18 U.S.C.
United States Code, 2011 Edition
Title 18 - CRIMES AND CRIMINAL PROCEDURE
PART I - CRIMES
CHAPTER 42 - EXTORTIONATE CREDIT TRANSACTIONS
From the U.S. Government Printing Office, www.gpo.gov

CHAPTER 42—EXTORTIONATE CREDIT TRANSACTIONS

Sec.
891.
Definitions and rules of construction.
892.
Making extortionate extensions of credit.
893.
Financing extortionate extensions of credit.
894.
Collection of extensions of credit by extortionate means.
[895.
Repealed.]
896.
Effect on State laws.

        

Amendments

1970—Pub. L. 91–452, title II, §223(b), Oct. 15, 1970, 84 Stat. 929, struck out item 895 “Immunity of witnesses”.

1968—Pub. L. 90–321, title II, §202(a), May 29, 1968, 82 Stat. 159, added chapter 42 and items 891 to 896.

§891. Definitions and rules of construction

For the purposes of this chapter:

(1) To extend credit means to make or renew any loan, or to enter into any agreement, tacit or express, whereby the repayment or satisfaction of any debt or claim, whether acknowledged or disputed, valid or invalid, and however arising, may or will be deferred.

(2) The term “creditor”, with reference to any given extension of credit, refers to any person making that extension of credit, or to any person claiming by, under, or through any person making that extension of credit.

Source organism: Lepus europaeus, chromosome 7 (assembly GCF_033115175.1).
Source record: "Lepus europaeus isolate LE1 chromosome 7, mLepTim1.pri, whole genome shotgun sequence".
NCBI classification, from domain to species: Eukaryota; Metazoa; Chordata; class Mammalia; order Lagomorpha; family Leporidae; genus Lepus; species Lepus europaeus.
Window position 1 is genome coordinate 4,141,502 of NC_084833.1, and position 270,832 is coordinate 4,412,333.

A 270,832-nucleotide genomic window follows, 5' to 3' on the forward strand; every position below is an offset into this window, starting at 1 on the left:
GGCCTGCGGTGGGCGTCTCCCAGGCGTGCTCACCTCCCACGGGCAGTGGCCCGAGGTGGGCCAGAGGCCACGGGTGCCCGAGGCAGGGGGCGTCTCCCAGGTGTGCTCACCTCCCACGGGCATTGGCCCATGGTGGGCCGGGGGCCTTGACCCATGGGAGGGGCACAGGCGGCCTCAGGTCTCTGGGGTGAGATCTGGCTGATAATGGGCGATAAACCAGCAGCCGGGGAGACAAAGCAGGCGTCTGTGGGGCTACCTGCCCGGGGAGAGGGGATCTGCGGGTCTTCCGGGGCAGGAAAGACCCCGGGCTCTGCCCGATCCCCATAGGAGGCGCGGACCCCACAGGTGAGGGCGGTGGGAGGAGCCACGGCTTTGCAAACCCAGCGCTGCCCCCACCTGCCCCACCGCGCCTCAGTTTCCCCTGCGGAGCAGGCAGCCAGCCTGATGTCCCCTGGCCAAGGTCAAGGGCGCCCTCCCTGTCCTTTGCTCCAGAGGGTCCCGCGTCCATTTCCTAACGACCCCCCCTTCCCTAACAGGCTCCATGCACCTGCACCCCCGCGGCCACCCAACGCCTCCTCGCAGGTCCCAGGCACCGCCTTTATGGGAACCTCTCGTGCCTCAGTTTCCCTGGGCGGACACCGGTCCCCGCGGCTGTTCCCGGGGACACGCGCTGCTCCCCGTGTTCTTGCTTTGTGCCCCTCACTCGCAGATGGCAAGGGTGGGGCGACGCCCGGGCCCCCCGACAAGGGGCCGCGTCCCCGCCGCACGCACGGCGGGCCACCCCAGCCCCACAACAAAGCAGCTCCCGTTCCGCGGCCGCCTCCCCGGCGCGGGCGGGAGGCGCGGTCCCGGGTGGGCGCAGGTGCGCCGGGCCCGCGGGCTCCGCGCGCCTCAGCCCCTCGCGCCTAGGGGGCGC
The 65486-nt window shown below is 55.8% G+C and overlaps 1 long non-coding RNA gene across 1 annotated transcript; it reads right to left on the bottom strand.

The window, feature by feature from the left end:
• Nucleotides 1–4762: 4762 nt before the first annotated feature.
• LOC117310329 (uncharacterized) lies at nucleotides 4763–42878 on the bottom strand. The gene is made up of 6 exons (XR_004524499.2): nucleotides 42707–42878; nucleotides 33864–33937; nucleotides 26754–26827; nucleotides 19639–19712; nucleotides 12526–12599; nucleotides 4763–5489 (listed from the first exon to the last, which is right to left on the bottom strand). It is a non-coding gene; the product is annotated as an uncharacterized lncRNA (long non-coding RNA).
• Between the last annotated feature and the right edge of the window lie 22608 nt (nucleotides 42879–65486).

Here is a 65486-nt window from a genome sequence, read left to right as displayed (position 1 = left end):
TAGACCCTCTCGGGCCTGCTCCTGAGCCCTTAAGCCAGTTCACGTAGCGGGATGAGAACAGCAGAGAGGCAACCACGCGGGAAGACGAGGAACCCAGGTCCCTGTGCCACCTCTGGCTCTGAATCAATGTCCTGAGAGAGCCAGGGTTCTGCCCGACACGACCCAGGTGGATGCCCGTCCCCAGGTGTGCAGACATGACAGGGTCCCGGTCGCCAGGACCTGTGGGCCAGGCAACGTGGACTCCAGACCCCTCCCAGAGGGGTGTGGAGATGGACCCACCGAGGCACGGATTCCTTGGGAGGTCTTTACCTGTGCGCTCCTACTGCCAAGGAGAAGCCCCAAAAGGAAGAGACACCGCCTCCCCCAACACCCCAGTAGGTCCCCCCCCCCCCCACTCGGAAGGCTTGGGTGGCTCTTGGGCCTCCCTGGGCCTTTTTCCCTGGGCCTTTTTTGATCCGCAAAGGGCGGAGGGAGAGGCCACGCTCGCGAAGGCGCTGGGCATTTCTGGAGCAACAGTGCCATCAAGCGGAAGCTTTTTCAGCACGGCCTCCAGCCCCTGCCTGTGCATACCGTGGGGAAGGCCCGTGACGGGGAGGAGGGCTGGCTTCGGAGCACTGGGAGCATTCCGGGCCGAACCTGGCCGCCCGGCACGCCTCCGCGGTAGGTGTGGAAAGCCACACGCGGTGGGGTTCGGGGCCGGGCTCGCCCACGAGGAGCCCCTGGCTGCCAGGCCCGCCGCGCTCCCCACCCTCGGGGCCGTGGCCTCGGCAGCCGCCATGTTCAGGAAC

(3) The term “debtor”, with reference to any given extension of credit, refers to any person to whom that extension of credit is made, or to any person who guarantees the repayment of that extension of credit, or in any manner undertakes to indemnify the creditor against loss resulting from the failure of any person to whom that extension of credit is made to repay the same.

(4) The repayment of any extension of credit includes the repayment, satisfaction, or discharge in whole or in part of any debt or claim, acknowledged or disputed, valid or invalid, resulting from or in connection with that extension of credit.

(5) To collect an extension of credit means to induce in any way any person to make repayment thereof.

(6) An extortionate extension of credit is any extension of credit with respect to which it is the understanding of the creditor and the debtor at the time it is made that delay in making repayment or failure to make repayment could result in the use of violence or other criminal means to cause harm to the person, reputation, or property of any person.

(7) An extortionate means is any means which involves the use, or an express or implicit threat of use, of violence or other criminal means to cause harm to the person, reputation, or property of any person.

(8) The term “State” includes the District of Columbia, the Commonwealth of Puerto Rico, and territories and possessions of the United States.

(9) State law, including conflict of laws rules, governing the enforceability through civil judicial processes of repayment of any extension of credit or the performance of any promise given in consideration thereof shall be judicially noticed. This paragraph does not impair any authority which any court would otherwise have to take judicial notice of any matter of State law.